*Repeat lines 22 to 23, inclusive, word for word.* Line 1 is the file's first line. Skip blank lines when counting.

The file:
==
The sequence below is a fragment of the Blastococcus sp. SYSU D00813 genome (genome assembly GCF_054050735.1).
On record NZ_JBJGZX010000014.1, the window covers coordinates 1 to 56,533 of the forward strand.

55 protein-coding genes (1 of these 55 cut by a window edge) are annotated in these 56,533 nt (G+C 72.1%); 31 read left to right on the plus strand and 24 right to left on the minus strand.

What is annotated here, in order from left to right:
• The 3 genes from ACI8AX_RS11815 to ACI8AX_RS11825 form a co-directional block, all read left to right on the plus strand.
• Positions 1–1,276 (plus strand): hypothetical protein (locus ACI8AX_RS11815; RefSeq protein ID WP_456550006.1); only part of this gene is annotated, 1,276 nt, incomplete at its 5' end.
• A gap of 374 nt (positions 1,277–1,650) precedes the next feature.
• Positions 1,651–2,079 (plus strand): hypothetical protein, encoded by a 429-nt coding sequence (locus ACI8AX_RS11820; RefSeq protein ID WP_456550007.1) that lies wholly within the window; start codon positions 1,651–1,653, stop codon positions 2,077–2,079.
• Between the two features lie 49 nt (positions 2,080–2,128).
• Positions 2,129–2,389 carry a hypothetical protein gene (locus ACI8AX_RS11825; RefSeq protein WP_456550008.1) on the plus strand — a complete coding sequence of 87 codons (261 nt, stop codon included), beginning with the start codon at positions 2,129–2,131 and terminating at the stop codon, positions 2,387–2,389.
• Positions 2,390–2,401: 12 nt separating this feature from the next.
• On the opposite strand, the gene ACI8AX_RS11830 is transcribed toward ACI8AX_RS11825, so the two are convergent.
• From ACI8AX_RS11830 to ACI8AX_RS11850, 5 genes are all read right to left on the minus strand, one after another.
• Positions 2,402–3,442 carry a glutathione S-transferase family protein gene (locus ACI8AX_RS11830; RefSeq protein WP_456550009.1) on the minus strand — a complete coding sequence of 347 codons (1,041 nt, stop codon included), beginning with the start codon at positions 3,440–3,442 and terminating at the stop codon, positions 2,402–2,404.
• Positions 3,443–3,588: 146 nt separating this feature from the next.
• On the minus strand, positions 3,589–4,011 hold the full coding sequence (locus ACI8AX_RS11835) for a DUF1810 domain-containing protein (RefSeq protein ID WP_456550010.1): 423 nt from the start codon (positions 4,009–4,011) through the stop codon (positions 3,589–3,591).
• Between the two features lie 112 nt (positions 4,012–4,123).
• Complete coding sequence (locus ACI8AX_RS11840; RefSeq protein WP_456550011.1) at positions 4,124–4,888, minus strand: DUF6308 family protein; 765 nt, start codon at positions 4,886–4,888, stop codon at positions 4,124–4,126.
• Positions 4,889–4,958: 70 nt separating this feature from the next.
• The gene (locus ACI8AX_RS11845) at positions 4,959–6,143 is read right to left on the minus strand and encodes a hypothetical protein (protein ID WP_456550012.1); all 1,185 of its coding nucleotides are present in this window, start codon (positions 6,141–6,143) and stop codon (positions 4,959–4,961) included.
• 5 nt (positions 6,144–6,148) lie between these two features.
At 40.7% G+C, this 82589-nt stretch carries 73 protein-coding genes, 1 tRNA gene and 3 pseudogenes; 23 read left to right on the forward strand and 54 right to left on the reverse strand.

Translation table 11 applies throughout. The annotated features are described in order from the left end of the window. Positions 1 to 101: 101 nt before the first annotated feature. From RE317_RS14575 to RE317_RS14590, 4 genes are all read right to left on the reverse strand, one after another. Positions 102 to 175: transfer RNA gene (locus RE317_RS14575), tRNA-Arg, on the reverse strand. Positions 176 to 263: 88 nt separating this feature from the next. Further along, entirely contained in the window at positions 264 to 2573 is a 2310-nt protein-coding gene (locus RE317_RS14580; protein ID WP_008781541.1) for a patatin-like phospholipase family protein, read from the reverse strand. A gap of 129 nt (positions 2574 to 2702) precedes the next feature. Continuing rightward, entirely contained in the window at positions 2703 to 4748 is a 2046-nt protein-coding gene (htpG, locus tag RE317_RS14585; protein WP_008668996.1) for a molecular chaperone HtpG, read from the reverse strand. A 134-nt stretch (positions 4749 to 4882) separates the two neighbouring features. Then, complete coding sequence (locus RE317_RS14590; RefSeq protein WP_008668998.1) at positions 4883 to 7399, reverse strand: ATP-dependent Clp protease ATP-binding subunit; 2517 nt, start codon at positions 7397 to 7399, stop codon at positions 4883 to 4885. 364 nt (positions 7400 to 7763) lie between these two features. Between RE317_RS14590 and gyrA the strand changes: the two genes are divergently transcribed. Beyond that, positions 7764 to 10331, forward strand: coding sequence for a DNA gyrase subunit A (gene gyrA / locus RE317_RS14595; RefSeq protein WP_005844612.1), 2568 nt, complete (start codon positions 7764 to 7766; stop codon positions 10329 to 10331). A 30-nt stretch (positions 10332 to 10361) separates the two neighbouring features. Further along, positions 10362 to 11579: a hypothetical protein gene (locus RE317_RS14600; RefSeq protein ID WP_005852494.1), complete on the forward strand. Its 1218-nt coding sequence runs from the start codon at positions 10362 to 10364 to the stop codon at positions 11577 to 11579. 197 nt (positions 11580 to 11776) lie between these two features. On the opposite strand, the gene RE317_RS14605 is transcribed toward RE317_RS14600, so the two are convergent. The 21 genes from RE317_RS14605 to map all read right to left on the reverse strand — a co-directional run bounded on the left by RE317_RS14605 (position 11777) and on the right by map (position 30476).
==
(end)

At 40.7% G+C, this 82589-nt stretch carries 73 protein-coding genes, 1 tRNA gene and 3 pseudogenes; 23 read left to right on the forward strand and 54 right to left on the reverse strand.

Translation table 11 applies throughout. The annotated features are described in order from the left end of the window. Positions 1 to 101: 101 nt before the first annotated feature. From RE317_RS14575 to RE317_RS14590, 4 genes are all read right to left on the reverse strand, one after another. Positions 102 to 175: transfer RNA gene (locus RE317_RS14575), tRNA-Arg, on the reverse strand. Positions 176 to 263: 88 nt separating this feature from the next. Further along, entirely contained in the window at positions 264 to 2573 is a 2310-nt protein-coding gene (locus RE317_RS14580; protein ID WP_008781541.1) for a patatin-like phospholipase family protein, read from the reverse strand. A gap of 129 nt (positions 2574 to 2702) precedes the next feature. Continuing rightward, entirely contained in the window at positions 2703 to 4748 is a 2046-nt protein-coding gene (htpG, locus tag RE317_RS14585; protein WP_008668996.1) for a molecular chaperone HtpG, read from the reverse strand. A 134-nt stretch (positions 4749 to 4882) separates the two neighbouring features. Then, complete coding sequence (locus RE317_RS14590; RefSeq protein WP_008668998.1) at positions 4883 to 7399, reverse strand: ATP-dependent Clp protease ATP-binding subunit; 2517 nt, start codon at positions 7397 to 7399, stop codon at positions 4883 to 4885. 364 nt (positions 7400 to 7763) lie between these two features. Between RE317_RS14590 and gyrA the strand changes: the two genes are divergently transcribed. Beyond that, positions 7764 to 10331, forward strand: coding sequence for a DNA gyrase subunit A (gene gyrA / locus RE317_RS14595; RefSeq protein WP_005844612.1), 2568 nt, complete (start codon positions 7764 to 7766; stop codon positions 10329 to 10331). A 30-nt stretch (positions 10332 to 10361) separates the two neighbouring features. Further along, positions 10362 to 11579: a hypothetical protein gene (locus RE317_RS14600; RefSeq protein ID WP_005852494.1), complete on the forward strand. Its 1218-nt coding sequence runs from the start codon at positions 10362 to 10364 to the stop codon at positions 11577 to 11579. 197 nt (positions 11580 to 11776) lie between these two features. On the opposite strand, the gene RE317_RS14605 is transcribed toward RE317_RS14600, so the two are convergent. The 21 genes from RE317_RS14605 to map all read right to left on the reverse strand — a co-directional run bounded on the left by RE317_RS14605 (position 11777) and on the right by map (position 30476).